Social Proof: Is there really strength in numbers?

I had expected that when I read about Professor Cialdini’s third weapon of influence, social proof, I would not discover anything terribly intriguing. Boy, was I wrong!

Social proof is predicated on this theorem: Since the vast majority of people are imitators, people are persuaded by the actions of others than by any other proof that is offered. We see this rule put into play quite often. Canned laughter, TV and print endorsements by “people on the street,” bartenders loading a jar with tips before people arrive, are all examples of creating a social proof that it is appropriate for us to take an action simply because there is an appearance that others just like us are taking that action.

The applications of this rule are significant. Studies have shown that children and adults can overcome fears by observing people doing what they are personally afraid to do. If they see someone else doing it, it feels safe to them.

The interesting application of this idea is the concept of similarity. It may not be sufficient to see someone else do something but, rather, it often has to be someone like us. In other words, a child will respond to seeing another child doing something as opposed to an adult doing the same thing. (Overcoming an irrational fear is easier for a child if another child demonstrates no fear when doing that particular thing.)

This, however, leads us to another cultural phenomenon.

Many years ago, Kitty Genovese was murdered in New York City. I first learned of the unusual circumstances surrounding her death when I heard the Phil Ochs’ song, “Outside of a Small Circle of Friends.” Her murder was particularly remarkable because 38 people observed the murder taking place over a period of more than a hal hour from adjacent apartment buildings. Yet, none called the police.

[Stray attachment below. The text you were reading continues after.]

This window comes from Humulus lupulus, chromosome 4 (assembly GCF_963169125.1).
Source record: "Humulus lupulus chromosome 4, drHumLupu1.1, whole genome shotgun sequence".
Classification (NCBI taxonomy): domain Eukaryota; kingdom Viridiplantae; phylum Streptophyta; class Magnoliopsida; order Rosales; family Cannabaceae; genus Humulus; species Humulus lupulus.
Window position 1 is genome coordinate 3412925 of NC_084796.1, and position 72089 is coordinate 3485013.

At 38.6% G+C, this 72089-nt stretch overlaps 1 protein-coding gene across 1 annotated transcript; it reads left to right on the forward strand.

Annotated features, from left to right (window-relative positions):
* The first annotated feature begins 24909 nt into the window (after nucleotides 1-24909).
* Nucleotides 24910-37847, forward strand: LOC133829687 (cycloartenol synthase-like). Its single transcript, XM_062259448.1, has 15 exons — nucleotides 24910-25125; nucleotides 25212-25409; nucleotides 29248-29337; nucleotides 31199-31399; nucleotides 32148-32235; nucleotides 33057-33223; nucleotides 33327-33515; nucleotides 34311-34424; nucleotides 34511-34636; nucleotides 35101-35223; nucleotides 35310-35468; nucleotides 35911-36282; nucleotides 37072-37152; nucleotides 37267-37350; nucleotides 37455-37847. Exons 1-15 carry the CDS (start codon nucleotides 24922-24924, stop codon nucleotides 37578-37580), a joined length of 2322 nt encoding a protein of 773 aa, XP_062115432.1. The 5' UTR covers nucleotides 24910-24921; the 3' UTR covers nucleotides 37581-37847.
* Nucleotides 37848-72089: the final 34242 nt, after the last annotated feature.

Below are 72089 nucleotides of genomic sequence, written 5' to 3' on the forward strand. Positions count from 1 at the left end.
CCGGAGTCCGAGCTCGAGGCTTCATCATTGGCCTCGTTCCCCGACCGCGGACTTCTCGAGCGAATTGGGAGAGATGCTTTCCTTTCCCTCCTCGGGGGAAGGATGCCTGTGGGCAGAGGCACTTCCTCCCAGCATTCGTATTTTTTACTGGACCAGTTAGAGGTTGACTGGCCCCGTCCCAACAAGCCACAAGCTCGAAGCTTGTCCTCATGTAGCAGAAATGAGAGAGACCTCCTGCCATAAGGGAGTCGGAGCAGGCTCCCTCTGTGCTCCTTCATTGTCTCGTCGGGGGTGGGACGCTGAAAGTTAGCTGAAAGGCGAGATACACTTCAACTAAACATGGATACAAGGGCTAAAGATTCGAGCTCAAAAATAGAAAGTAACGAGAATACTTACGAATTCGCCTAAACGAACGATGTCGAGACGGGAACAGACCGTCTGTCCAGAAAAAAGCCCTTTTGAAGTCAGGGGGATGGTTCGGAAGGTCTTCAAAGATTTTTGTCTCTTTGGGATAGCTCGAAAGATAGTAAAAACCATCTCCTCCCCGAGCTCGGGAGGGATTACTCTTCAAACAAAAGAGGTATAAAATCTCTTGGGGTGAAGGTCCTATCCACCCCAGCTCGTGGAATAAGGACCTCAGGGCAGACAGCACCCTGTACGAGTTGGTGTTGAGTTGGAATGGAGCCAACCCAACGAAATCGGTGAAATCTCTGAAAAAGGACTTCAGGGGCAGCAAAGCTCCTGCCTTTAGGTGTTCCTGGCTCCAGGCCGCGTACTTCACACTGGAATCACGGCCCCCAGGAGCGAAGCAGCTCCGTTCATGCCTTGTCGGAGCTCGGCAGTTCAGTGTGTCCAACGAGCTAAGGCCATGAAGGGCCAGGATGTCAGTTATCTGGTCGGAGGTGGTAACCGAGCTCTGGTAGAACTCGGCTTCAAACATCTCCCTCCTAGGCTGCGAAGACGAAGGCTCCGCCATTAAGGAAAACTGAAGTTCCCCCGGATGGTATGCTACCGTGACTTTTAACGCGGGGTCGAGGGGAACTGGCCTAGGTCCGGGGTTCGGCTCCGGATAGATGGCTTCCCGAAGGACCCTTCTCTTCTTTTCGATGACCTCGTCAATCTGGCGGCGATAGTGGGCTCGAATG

Ochs attributed her death to widespread apathy and said it was indicative of how unfeeling we had become. Cialdini, though attributes it to something he calls “pluralistic ignorance.”

Pluralistic ignorance assumes that when multiple people are present, people will (a) assume others will take actions and (b) look to others to see what actions should be taken because, to some degree, (c) they are uncertain. (It also may explain why when an e-mail is sent to multiple people requesting an action be taken, no one takes the action.) The interesting point about all of this is that if nobody takes an action, the assumption becomes that no action should be taken (Otherwise someone would have taken it, right?)

To test this theory, Cialdini cites a study, where an emergency was staged – sometimes in front of multiple bystanders and sometimes in front of a single individual. Help was provided nearly three times more often when staged in front of the individual than =when staged in front of the bystander groups.

The way to mitigate the likelihood of inaction is to do three things (1) Indicate that help is required – this eliminates the situational uncertainty, (2) designate an individual to help – this eliminates the perspective that “if I don’t help, someone else will” and (3) request a specific action – this removes any remaining uncertainty about what should be done. (“Hey you in the green coat – I’m hurt – stop, call an ambulance now!)

So how do you combat this form of influence? One needs to recognize the manipulation going on in social proof situation and, as the author suggests, recognize that bad social proof is being demonstrated and the our own behavior can be controlled.

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One Comment on “Social Proof: Is there really strength in numbers?”


  1. […] Ignorance,” or the Bystander Effect. According to the summary on Social Proof from Strategy Insight, Pluralistic Ignorance assumes: …that when multiple people are present, people will (a) […]


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